This was the Future, Vol.36

typed for your pleasure on 17 April 2009, at 2.09 am

Yes yes, finally.
Sdtrk: ‘Ein neuer Tag’ by Daniela

So what took me so long to get back to this series? Err, laziness? Plus, it was getting to the point where I’d see an interesting house or building or designer I’d want to profile, and I’d bookmark it for later, and the selections really started piling up, and I’d be hamstrung by the sheer amount of choices. Well, I’m getting back into it, baby. Yeeaaahh. And besides, ‘Shouting etc etc’ isn’t a blog strictly about Synthetiks! It’s, err, just mostly about Synthetiks

Tonight, we profile a structure so famous and ‘This was the Future’-worthy, that I’m slightly ashamed I’ve not already written about it. This would be Case Study House No.8, also known as the Eames House.

Charles and Ray proposed that the home they designed would be for a married couple who were basically apartment dwellers working in design and graphic arts, and who wanted a home that would make no demands for itself, but would, instead serve as a background for as Charles would say, “life in work” with nature as a “shock absorber.”

The first plan of their home, known as the Bridge House, was designed by Charles Eames and Eero Saarinen in 1945. Because it used off-the-shelf parts ordered from catalogues, and the war had caused a shortage in materials delivery, the steel did not arrive until late 1948. By then, Charles and Ray had “fallen in love with the meadow,” in Ray’s words, and felt that the site required a different solution. […]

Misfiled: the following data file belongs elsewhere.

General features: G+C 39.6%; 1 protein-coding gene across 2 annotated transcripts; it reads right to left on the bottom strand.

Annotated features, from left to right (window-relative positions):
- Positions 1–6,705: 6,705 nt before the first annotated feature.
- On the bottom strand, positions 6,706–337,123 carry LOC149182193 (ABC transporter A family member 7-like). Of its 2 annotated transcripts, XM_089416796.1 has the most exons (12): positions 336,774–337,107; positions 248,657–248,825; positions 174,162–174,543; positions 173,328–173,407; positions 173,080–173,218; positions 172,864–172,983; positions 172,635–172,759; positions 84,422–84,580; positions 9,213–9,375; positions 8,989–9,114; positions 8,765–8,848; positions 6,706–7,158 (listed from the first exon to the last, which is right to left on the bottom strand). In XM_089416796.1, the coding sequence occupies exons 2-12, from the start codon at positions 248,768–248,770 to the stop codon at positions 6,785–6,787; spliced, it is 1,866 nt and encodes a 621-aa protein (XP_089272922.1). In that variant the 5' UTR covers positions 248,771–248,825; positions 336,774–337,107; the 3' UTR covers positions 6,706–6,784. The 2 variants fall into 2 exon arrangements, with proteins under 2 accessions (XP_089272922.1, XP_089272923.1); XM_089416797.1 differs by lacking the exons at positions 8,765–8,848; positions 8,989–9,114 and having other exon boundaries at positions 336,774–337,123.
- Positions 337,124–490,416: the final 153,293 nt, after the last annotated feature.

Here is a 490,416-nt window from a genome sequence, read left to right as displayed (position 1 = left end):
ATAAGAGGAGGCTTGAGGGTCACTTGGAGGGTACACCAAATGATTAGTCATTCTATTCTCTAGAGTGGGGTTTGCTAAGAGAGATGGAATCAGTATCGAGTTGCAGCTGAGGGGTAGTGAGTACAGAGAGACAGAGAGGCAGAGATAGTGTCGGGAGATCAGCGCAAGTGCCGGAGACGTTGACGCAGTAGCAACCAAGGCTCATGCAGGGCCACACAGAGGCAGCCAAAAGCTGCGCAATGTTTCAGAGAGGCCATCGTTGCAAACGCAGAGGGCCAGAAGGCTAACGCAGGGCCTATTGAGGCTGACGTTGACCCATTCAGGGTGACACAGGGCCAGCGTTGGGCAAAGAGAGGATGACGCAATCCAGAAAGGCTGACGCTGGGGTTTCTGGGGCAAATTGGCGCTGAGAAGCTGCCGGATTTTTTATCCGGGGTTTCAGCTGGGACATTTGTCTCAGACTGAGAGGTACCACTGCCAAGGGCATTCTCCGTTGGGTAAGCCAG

Charles and Ray moved into the House on Christmas Eve, 1949, and lived here for the rest of their lives. The interior, its objects and its collections remain very much the way they were in Charles and Ray’s lifetimes. The house they created offered them a space where work, play, life, and nature co-existed.
taken from this site

Charles and Ray Eames: when they weren’t designing all manner of fab seating, or producing films such as ‘Powers of Ten‘, a short film that explores the scale of the Universe, they were busy with architecture. They weren’t just multitaskers, but design trendsetters in a post-WWII America. Prior to them, the word ‘modular’ wasn’t even in the popular vocabulary.

The exterior of the Eames House is available for visiting at practically any time; however, you have to be a member of the Eames Foundation to actually step inside for their annual tour. With a building that culturally significant and just plain cool, it might be worth the price

Random similar posts, for more timewasting:

This was the Future, Vol.16 on August 31st, 2005

Message in an (architectural) bottle on July 9th, 2007

2 have spoken to “This was the Future, Vol.36”

  1. Laura writes:

    This is what my dream house would look like 🙂

  2. Davecat writes:

    I always knew you had good taste. 🙂

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